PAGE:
London, 1593: It is three weeks before the murder of Christopher Marlowe, playwright and spy in Queen Elizabeth I's secret service -- a crime that remains unsolved to this day. Marlowe is hoping to find his missing muse as he sets off on a new intelligence assignment...and closes in on the secret that will seal his fate.
New York City, present day: Renaissance scholar turned private eye Kate Morgan investigates a shocking heist and murder involving a mysterious, antique manuscript recently unearthed in central London. What secret lurks in those yellowed, ciphered pages...and how, centuries later, could it drive someone to kill?
Propelling us from the shadows of the sixteenth-century underworld to the chambers of a clandestine U.S. intelligence unit, from the glitter of the Elizabethan court to the catacombs of ancient Rome, The Intelligencer's dual narratives twist, turn, and collide as they race toward a stunning finale.
Since the events of the French Civil War forced Ursula Blanchard to leave her daughter Meg behind and move to France with her husband, Meg has lived with a kind foster family. But when Meg goes missing, Ursula rushes back to England to find that her daughter has been sent by the Queen to the family home of a man executed for his crimes against the crown. As Ursula seeks to uncover the mystery behind the man’s crimes and her daughter’s near imprisonment, she finds herself trapped in a net of treason, with a murderer still on the loose.
Her devotion to her family trumps all.
Homesick for England, heartsick at being separated from her young daughter, Ursula Blanchard is struggling to build a new life in France with her husband, Matthew de la Roche. Ursula is devastated when she learns Meg has disappeared from the family that has fostered her since the French civil war forced Ursula to leave her behind. A wanted man in England, Matthew is unable to accompany her as she frantically journeys home.
Upon her arrival, Ursula is stunned to learn that Meg is not missing, but has been sent at the Queen's behest to Vetch Castle, the home of Philip Mortimer, descendant of Roger Mortimer, who was executed long ago for his part in the murder of Edward II. Ursula treads carefully as she seeks the truth about Philip Mortimer's schemes to force the Queen to restore his family's fortunes. But when a murderer strikes, she is quickly ensnared in a web of blackmail and treason that could topple the crown -- and cost Ursula her life.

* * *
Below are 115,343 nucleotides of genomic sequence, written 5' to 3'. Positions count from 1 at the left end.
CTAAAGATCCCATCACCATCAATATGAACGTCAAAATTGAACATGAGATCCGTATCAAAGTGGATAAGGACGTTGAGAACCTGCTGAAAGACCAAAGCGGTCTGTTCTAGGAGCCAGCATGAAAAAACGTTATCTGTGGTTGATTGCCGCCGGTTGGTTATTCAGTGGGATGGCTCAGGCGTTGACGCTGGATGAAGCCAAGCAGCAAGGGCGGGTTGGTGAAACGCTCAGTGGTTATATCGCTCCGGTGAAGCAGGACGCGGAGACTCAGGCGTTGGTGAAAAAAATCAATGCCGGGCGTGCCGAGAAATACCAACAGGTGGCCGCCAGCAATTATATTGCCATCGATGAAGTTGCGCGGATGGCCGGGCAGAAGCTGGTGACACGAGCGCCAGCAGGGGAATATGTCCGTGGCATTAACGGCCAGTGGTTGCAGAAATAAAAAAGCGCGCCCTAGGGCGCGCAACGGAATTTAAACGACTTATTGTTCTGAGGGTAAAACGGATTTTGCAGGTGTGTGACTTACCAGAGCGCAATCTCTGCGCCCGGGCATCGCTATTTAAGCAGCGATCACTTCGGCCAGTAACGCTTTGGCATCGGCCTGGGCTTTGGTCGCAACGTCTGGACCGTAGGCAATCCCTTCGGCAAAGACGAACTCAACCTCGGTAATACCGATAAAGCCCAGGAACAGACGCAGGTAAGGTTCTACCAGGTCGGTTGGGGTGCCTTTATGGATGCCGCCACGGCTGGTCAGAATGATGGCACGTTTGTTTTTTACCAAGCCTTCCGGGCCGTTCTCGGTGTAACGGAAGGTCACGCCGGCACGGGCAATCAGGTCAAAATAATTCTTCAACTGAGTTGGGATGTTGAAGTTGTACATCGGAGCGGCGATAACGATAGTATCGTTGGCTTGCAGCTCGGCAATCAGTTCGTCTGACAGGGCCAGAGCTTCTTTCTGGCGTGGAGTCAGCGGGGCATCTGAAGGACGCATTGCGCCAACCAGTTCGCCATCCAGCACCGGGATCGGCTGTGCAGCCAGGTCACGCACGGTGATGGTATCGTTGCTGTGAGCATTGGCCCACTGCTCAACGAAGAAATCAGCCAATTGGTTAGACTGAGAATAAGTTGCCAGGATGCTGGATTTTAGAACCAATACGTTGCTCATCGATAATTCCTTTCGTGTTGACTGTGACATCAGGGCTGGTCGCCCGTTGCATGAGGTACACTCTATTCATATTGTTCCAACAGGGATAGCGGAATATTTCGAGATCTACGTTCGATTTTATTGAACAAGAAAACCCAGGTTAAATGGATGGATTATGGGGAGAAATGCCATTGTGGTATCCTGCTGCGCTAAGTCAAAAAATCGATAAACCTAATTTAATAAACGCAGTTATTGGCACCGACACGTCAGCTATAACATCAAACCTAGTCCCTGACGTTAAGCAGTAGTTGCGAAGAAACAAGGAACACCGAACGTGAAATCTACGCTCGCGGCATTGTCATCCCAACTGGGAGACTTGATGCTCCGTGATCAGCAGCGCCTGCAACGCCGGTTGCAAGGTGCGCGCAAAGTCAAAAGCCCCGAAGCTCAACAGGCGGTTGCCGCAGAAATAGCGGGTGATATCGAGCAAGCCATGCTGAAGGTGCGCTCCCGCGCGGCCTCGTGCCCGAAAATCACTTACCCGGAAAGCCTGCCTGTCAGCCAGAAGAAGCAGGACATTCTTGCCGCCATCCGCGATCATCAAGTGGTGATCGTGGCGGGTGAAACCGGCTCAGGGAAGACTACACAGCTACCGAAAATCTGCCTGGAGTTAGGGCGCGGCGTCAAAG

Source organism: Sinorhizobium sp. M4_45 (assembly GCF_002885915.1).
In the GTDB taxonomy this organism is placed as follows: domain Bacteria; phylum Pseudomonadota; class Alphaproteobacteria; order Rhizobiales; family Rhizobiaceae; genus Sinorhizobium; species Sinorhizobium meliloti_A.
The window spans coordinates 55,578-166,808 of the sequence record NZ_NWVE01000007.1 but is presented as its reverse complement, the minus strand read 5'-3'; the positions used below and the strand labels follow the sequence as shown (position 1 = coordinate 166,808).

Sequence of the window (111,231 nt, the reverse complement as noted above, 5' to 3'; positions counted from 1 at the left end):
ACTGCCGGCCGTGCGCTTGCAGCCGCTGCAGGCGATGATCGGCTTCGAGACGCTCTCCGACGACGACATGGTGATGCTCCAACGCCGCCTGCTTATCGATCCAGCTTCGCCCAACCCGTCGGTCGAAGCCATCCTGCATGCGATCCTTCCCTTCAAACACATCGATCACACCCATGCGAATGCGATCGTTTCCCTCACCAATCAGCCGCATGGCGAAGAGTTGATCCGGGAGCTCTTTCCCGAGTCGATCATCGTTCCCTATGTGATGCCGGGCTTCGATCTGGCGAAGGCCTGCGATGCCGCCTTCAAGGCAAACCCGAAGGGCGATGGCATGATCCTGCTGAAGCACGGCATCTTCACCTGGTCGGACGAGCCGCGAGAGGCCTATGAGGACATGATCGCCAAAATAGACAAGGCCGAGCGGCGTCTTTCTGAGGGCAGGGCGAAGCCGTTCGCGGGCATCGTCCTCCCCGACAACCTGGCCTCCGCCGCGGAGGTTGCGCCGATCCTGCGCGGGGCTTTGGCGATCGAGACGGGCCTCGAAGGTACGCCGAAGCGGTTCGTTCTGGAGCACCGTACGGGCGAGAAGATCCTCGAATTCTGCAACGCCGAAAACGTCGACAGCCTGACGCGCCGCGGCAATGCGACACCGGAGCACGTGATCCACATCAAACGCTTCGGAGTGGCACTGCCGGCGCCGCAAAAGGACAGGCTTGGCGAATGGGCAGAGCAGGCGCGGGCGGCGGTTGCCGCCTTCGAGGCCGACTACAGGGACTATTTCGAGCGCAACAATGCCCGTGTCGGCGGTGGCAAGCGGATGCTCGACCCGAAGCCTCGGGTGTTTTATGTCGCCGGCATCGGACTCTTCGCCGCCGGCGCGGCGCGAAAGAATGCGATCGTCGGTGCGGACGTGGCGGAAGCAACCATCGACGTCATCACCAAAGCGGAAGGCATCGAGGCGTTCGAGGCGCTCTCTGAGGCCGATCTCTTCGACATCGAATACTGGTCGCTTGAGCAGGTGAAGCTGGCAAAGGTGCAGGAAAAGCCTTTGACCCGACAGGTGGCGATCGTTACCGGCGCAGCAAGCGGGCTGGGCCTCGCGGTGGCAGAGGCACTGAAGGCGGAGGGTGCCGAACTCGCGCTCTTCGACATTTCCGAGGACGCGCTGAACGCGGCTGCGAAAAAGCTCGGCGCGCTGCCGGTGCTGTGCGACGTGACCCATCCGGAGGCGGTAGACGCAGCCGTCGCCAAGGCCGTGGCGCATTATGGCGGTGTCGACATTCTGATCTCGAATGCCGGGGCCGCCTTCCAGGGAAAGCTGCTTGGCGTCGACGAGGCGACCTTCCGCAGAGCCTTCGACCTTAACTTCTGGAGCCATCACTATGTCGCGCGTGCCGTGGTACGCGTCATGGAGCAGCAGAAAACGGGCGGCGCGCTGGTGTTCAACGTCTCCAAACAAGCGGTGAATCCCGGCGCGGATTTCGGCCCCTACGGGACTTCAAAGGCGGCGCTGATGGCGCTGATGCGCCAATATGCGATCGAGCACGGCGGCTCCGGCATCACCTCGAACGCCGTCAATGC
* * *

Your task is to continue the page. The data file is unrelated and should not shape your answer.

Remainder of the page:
In 1546, the Sultan of the Ottoman Empire invites every king in Europe to send players to participate in the world’s first known chess championship. The English champion sent to compete in Constantinople is accompanied by his scholarly advisor Roger Ascham and Ascham’s young student Elizabeth Tudor. But upon arrival, the guests bear witness to murder, depravity, and corruption, leading Elizabeth and Ascham to realize that there is another chess match happening beyond the carved boards themselves, one that they may have to outsmart their host to survive.
“A complete success…action fans and PBS types can share their enthusiasm” (Booklist, starred review) when a young Queen Elizabeth I is thrust into a gripping game of deception and lust at the height of the Ottoman Empire in this edge-of-your-seat historical thriller from the New York Times bestselling author of The Great Zoo of China and Temple.
The year is 1546, and Suleiman the Magnificent, the feared Sultan of the Ottoman Empire, issues an invitation to every king in Europe: You are invited to send your finest player to compete in a chess tournament to determine the champion of the known world.
Thousands converge on Constantinople, including the English court’s champion and his guide, the esteemed scholar Roger Ascham. Seeing a chance to enlighten the mind of a student, Ascham brings along Elizabeth Tudor, a brilliant young woman not yet consumed by royal duties in Henry VIII’s court.
Yet on the opening night of the tournament, a powerful guest of the Sultan is murdered. Soon, barbaric deaths, diplomatic corruption, and unimaginable depravity—sexual and otherwise—unfold before Elizabeth’s and Ascham’s eyes. The pair soon realizes that the real chess game is being played within the court itself…and its most treacherous element is that a stranger in a strange land is only as safe as her host is gracious.
The first installment in an exciting historical series, DISSOLUTION takes place in sixteenth-century England, as the country is torn between the Catholic Church and the new Church of England. After a royal commissioner is murdered in a coastal monastery, Henry VIII’s vicar general Thomas Cromwell orders reformer Matthew Shardlake to investigate. But as Shardlake and his protégé dig into the case, they discover sexual misconduct, treason, and a murderer ready to strike again in this thrilling debut mystery.
In the wake of Martin Luther’s 1517 95 Theses, the Papacy struggles to secure its political position while Protestant Anabaptists rebel and are consequently persecuted. As the continent is thrown into war and chaos over these divisions in religion, a young theologian embraces the new heretics and is disinherited. As he travels across Europe under many names, a heretic-hunter known as Q follows him in a page-turning cat-and-mouse game that reveals the larger quest for domination at play in their world. Q is an ambitious European bestseller, by turns thought-provoking and suspenseful.
Photo credit: iStock / victorass88